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J B Hutchinson

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Tribute to Big Star
Tribute to Big Star

1 of 1 people found the following review helpful
3.0 out of 5 stars A decent tribute to an incredible band, 3 Mar. 2005
This review is from: Tribute to Big Star (Audio CD)
Big Star were one of the finest bands of the '70s who unfortunately didn't achieve the success they deserved. This album compiles cover versions of Big Star/ Chris Bell material by a bunch of fairly obscure bands. As with most tribute albums, especially one as full of material as this, the quality of the performances inevitably varies. Instead of just complaining about how The Cogs' version of 'For You' sounds a bit like Avril Lavigne trying too hard to be 'punk', I'd rather just discuss the highlights of the album.
Nada Surf - 'Blue Moon'. A truly stunning version. I can imagine the Big Star version sounding like this if they'd had the chance to flesh it out a bit more in the studio. Strange choice to start the album with though.
Longwave - 'Holocaust'. A pretty decent interpretation. I'm not sure if the full-on rock solo really suits such a starkly written song, but a good effort nontheless.
Susan & Brandee with Giftshop - 'Give Me Another Chance'. Nice to hear female vocals on a Big Star song. Good, solid, rock performance.
Mike Daly - 'You and Your Sister'. Another strong performance; Mike Daly's voice actually sounds a lot like Chris Bell's. None of the Chilton-sung harmony part is performed here, but this is a good no-frills cover.
Probe - 'Big Black Car'. Very well done. This reading, featuring an interesting use of effects, is almost as eerily chilling as the original version.
The Scooters' version of 'The Ballad of El Goodo' is great, but it's pretty much a note-for-note remake of the original, and this highlights one of the problems with this tribute album: too many of the bands sound like they're just trying to replicate the Big Star performances. One notable exception is Tony Zajkowski's innovative electro reading of 'I am the Cosmos', but I'm not sure that the 'Kid A' approach really suits the song. Nothing here is really bad; a lot of the tracks sound a bit too 'college rock' for my liking, and it would've been nice to hear the Posies' incredible version of 'I am the Cosmos' alongside some of the other great Big Star covers (such as This Mortal Coil's version of 'You and Your Sister', for example). However, I'd say that if you're a fan of the band, you should get this anyway because there are some great takes on the Big Star material - it's worth the price for the Nada Surf, Scooters, Longwave and Probe tracks alone. I intend to look up some of those bands now.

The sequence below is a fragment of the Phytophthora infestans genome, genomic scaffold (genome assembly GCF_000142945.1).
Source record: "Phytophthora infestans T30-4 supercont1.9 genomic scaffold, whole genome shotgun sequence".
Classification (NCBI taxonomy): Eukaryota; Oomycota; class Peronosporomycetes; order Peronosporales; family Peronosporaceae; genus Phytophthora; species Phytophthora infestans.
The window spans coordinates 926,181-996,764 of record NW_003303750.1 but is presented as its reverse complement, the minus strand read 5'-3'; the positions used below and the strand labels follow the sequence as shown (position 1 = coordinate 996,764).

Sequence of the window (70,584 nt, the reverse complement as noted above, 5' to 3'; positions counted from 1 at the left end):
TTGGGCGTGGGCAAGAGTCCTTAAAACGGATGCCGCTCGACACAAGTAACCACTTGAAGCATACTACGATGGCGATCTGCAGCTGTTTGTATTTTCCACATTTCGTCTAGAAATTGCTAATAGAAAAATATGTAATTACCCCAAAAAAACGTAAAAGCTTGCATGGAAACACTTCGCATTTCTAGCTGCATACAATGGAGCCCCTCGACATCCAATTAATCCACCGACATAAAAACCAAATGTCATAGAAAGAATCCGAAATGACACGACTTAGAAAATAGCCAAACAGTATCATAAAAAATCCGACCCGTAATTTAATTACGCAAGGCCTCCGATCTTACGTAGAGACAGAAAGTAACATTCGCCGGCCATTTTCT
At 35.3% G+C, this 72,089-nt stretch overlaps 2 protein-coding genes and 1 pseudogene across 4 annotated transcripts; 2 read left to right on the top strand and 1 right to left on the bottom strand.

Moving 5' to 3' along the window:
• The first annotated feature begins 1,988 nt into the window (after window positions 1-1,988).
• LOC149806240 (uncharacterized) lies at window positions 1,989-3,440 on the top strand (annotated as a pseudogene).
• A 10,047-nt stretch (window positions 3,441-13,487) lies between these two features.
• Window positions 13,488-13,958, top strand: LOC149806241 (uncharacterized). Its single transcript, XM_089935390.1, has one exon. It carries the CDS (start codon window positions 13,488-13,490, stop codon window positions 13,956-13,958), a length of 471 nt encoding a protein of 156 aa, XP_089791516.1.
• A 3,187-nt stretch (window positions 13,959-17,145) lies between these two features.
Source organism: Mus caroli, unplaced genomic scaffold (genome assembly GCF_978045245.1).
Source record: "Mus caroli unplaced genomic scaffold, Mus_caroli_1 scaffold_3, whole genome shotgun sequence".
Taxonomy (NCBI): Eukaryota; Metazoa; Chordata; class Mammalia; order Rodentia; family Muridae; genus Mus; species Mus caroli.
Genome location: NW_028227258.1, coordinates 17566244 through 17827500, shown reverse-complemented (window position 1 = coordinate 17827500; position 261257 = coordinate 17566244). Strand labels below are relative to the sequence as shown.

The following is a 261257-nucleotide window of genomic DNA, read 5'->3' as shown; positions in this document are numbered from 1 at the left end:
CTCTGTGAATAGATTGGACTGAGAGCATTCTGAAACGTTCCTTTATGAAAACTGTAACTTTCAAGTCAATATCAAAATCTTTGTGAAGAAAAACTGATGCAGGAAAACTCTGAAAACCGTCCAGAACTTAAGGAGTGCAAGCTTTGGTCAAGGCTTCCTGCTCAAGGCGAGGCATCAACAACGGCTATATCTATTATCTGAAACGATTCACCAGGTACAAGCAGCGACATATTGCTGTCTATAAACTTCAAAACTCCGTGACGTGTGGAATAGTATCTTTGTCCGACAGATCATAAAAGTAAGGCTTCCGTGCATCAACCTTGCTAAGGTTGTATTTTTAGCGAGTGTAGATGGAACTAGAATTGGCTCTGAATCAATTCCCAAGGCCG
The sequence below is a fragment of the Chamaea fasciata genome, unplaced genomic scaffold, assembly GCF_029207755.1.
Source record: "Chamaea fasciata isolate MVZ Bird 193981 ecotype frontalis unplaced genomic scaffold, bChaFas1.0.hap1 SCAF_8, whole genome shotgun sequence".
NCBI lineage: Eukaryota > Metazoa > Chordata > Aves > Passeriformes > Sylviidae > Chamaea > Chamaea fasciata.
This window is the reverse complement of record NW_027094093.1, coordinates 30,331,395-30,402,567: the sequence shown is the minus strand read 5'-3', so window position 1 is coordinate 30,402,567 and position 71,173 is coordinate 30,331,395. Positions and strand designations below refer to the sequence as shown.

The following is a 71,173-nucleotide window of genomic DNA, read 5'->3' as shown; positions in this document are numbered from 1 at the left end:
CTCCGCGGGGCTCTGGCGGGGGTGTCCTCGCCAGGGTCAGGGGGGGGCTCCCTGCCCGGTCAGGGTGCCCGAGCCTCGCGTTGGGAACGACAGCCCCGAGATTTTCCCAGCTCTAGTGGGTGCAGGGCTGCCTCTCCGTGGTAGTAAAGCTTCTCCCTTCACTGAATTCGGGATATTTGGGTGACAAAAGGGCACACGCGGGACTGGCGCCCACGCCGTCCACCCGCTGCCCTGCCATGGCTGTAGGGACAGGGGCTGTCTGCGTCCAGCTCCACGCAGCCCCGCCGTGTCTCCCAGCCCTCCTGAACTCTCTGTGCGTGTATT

Government Commissions
Government Commissions
Offered by westworld-
Price: £12.39

5 of 6 people found the following review helpful
4.0 out of 5 stars Superheroes of BBC, 1 Mar. 2005
This review is from: Government Commissions (Audio CD)
Although it doesn't really seem like it, Mogwai have been around a few years now, and instead of releasing a stock-taking 'best of' have chosen to assemble this compilation of BBC session recordings.
The album is culled from a variety of different sessions recorded between 1996 and 2003, although it flows somewhat like a live album, albeit minus any on-stage banter or any real audience noise. The band's performances are tight and impressive, and the live takes on 'Hunted By A Freak' and 'Cody' are pretty faithful to the original album versions. 'Kappa' seems to lack some of the power of the original, but the affecting hum of 'Superheroes of BMX' and the full-on 18 minute version of 'Like Herod' make up for it. The highlights, however, are the two parts of 'New Paths to Helicon' which buzz and stutter joyfully all over the place.
This album isn't quite as good as seeing Mogwai live in the flesh (which I strongly recommend), but fans of the band are sure to be happy with this set and it may serve as a good introduction for any newcomers.

Cant Read
Cant Read
Offered by Smaller World Future
Price: £106.61

1 of 2 people found the following review helpful
5.0 out of 5 stars Glacial, beautiful; one of Bowie's finest peformances, 15 Feb. 2005
This review is from: Cant Read (Audio CD)